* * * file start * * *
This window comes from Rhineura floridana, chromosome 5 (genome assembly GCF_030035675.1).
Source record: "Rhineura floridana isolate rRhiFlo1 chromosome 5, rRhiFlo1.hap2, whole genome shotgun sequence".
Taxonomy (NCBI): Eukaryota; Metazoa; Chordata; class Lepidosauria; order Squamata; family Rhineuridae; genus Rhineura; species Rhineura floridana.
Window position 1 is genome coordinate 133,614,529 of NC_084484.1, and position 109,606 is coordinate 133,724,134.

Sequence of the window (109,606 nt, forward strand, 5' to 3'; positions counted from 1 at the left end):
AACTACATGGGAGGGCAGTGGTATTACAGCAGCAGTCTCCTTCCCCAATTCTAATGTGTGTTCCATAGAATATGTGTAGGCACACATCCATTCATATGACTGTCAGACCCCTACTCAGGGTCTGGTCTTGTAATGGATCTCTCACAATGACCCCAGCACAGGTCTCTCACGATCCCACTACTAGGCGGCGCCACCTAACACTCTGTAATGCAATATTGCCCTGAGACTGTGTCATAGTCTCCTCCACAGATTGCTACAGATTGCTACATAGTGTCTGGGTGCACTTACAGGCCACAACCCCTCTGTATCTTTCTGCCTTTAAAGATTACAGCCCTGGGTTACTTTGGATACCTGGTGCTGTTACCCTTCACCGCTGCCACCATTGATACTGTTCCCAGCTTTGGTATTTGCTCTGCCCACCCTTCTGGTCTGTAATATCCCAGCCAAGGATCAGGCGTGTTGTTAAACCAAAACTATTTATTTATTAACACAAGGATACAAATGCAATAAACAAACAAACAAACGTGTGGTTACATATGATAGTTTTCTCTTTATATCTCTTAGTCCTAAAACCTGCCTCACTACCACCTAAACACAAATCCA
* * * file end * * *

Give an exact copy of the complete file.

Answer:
This window comes from Rhineura floridana, chromosome 5 (genome assembly GCF_030035675.1).
Source record: "Rhineura floridana isolate rRhiFlo1 chromosome 5, rRhiFlo1.hap2, whole genome shotgun sequence".
Taxonomy (NCBI): Eukaryota; Metazoa; Chordata; class Lepidosauria; order Squamata; family Rhineuridae; genus Rhineura; species Rhineura floridana.
Window position 1 is genome coordinate 133,614,529 of NC_084484.1, and position 109,606 is coordinate 133,724,134.

Sequence of the window (109,606 nt, forward strand, 5' to 3'; positions counted from 1 at the left end):
AACTACATGGGAGGGCAGTGGTATTACAGCAGCAGTCTCCTTCCCCAATTCTAATGTGTGTTCCATAGAATATGTGTAGGCACACATCCATTCATATGACTGTCAGACCCCTACTCAGGGTCTGGTCTTGTAATGGATCTCTCACAATGACCCCAGCACAGGTCTCTCACGATCCCACTACTAGGCGGCGCCACCTAACACTCTGTAATGCAATATTGCCCTGAGACTGTGTCATAGTCTCCTCCACAGATTGCTACAGATTGCTACATAGTGTCTGGGTGCACTTACAGGCCACAACCCCTCTGTATCTTTCTGCCTTTAAAGATTACAGCCCTGGGTTACTTTGGATACCTGGTGCTGTTACCCTTCACCGCTGCCACCATTGATACTGTTCCCAGCTTTGGTATTTGCTCTGCCCACCCTTCTGGTCTGTAATATCCCAGCCAAGGATCAGGCGTGTTGTTAAACCAAAACTATTTATTTATTAACACAAGGATACAAATGCAATAAACAAACAAACAAACGTGTGGTTACATATGATAGTTTTCTCTTTATATCTCTTAGTCCTAAAACCTGCCTCACTACCACCTAAACACAAATCCA